“Maybe in 20 years’ time you’ll come and look for me on my farm in Reconquista and ask me about a new Batistuta trying to beat my record.”
As predictions go - just like his thunderbolt shots - Batigol was not too wide of the mark in his post-match interview of November 1994. It has taken close to a quarter of a Century, but his 11 consecutive game Serie A scoring record could be about to tumble. Hands up anyone who had Fabio Quagliarella in the sweepstake?
In a curious twist of fate, Gabriel Omar Batistuta broke previous holder Ezio Pascutti’s mark against Sampdoria - the same team that has finally produced a man to match and possibly surpass him. His heir will now travel to Naples - a city close to the Blucerchiati bomber’s heart - to try to extend his run to a delightful dozen.
If he happens to get a penalty, he could do worse than watch how the Argentinian converted his. It was the kind of “save-me-if-you-dare” thump up the middle that might have ripped the net and carried on right through the Curva Fiesole. Now that’s how you counteract any jangling nerves.
Of course, such moments always provoke comparisons that are hard to sustain. I don’t think - although social media will almost certainly prove me wrong - that anyone could seriously suggest the Samp striker is a match for the Florentine legend. But does that really matter much anyway? Surely it’s possible to appreciate the feats of both men without having to rank them - although it’s a pastime we sports fans often indulge in.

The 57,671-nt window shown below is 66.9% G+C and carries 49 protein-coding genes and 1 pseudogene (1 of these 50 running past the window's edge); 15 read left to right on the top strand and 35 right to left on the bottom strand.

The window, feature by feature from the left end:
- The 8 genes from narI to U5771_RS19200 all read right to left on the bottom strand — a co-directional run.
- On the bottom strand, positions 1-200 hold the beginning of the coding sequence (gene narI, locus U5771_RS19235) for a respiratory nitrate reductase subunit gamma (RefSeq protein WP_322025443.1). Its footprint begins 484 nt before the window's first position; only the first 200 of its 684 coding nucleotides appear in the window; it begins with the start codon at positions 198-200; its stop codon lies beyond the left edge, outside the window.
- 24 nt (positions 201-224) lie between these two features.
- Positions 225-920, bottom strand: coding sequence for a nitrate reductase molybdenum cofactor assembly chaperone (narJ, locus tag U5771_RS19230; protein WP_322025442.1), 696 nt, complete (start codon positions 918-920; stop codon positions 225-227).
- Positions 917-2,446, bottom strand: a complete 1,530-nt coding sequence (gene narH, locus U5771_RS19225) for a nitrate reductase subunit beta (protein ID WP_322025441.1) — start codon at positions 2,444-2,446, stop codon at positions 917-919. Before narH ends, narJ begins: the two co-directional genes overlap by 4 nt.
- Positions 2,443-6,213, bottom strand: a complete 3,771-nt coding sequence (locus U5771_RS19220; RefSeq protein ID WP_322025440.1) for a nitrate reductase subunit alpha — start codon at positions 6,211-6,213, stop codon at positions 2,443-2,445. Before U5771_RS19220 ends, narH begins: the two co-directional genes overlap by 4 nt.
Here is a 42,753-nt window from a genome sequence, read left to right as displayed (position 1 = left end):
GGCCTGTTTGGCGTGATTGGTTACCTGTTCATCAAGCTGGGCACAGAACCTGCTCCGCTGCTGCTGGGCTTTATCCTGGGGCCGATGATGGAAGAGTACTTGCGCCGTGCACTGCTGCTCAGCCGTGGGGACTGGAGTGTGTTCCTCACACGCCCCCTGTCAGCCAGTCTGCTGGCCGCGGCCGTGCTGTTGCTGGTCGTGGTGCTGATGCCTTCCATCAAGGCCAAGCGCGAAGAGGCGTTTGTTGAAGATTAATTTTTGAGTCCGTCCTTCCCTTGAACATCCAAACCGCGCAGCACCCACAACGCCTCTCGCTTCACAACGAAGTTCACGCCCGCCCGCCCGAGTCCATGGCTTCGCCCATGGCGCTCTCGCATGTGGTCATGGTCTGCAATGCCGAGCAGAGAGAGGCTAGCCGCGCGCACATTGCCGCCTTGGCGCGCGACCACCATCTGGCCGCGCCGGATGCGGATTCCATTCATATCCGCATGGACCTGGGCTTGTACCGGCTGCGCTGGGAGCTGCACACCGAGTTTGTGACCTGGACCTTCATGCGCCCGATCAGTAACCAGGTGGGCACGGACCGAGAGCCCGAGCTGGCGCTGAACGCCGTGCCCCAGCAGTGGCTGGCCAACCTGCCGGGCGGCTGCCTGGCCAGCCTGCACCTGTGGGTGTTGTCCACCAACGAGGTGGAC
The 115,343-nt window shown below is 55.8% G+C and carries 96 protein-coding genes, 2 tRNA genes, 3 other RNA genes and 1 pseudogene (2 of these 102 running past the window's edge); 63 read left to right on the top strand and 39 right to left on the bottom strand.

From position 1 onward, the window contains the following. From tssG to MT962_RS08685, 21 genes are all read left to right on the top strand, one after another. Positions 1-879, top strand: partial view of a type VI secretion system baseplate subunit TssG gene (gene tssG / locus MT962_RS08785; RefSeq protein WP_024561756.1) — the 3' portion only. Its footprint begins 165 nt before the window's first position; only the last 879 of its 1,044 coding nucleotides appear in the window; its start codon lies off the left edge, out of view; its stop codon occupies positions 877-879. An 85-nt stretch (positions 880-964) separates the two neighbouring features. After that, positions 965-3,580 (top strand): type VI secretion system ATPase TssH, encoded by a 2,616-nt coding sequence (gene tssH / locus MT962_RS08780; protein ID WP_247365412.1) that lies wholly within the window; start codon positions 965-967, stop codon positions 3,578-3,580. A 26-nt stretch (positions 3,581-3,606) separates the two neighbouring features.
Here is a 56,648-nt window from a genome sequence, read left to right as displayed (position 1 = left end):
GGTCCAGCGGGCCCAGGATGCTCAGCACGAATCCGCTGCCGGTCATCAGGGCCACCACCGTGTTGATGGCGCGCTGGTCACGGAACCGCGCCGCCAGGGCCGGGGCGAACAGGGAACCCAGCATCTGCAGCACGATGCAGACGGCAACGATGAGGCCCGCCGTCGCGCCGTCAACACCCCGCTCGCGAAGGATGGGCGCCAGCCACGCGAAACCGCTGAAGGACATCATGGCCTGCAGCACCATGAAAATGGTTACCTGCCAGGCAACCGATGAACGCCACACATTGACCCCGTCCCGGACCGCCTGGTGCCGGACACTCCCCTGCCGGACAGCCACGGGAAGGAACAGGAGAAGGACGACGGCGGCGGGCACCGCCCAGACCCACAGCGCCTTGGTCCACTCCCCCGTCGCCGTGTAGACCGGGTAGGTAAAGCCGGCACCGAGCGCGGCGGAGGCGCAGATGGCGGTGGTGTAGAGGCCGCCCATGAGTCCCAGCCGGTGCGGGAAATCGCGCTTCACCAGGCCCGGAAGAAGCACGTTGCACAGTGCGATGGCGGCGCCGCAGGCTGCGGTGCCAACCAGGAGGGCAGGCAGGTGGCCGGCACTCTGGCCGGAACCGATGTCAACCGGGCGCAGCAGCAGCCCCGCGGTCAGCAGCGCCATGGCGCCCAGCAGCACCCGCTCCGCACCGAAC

Those who love a technicality will point out that there’s a gap in Quagliarella’s run - a game with Roma where he did not feature - but surely that is churlish. Historians will argue, with some justification, that Serie A in 1994-95 was at or around the peak of its powers with goals harder to get against better sides. Who knows, could we even debate whether it’s harder to do it from the start of the season - Bati-style - or in mid-campaign?
But, dig deeper, and you’ll find it is possible to admire both men in different ways. The Viola hitman was in his pomp - 25 years old - when he set his record. He put such panic in Serie A defenders that many of them might need counselling to this day. He didn’t unlock doors, he blasted them open with gelignite. There was grace at times, too, but his battered body by the end of his career was testament to his warrior’s heart.
Quagliarella, in the twilight of his career, is a craftier beast. He has always enjoyed fame for his outrageous goals. “Could he possibly have meant that?” we asked ourselves. Over time, we realised, of course he could. But he has refined his art too, adding strength and guile and smarts with every passing season. His sense of where to be and how to score has become almost supernatural. You get the feeling his markers are still trying to figure out how he duped them hours after the final whistle blows.
He could hardly have a tougher place to go than the San Paolo to set the new record and yet it would be a fitting spot. It would be something of a fairytale, as his agent suggested, to do it in his home city. It was almost inevitable, given his travels, that the chance would come against one of his former teams. And, if he seizes the record with the power of his predecessor, nobody could grudge him his place in history.
However, he should be warned against making any outlandish predictions like Batistuta since the more carefree approach of Serie A defences these days seems to mean more contenders in the wings. Krzysztof Piatek went on a tear at the start of this season, while Duvan Zapata is on one right now and Cristiano Ronaldo has been scoring for fun since his arrival in Italy.
No matter the duration of the record, Fabio Quagliarella has already achieved a memorable goal. Just one step further, in his beloved Naples, and he can bask in solitary glory - for a little while, at least.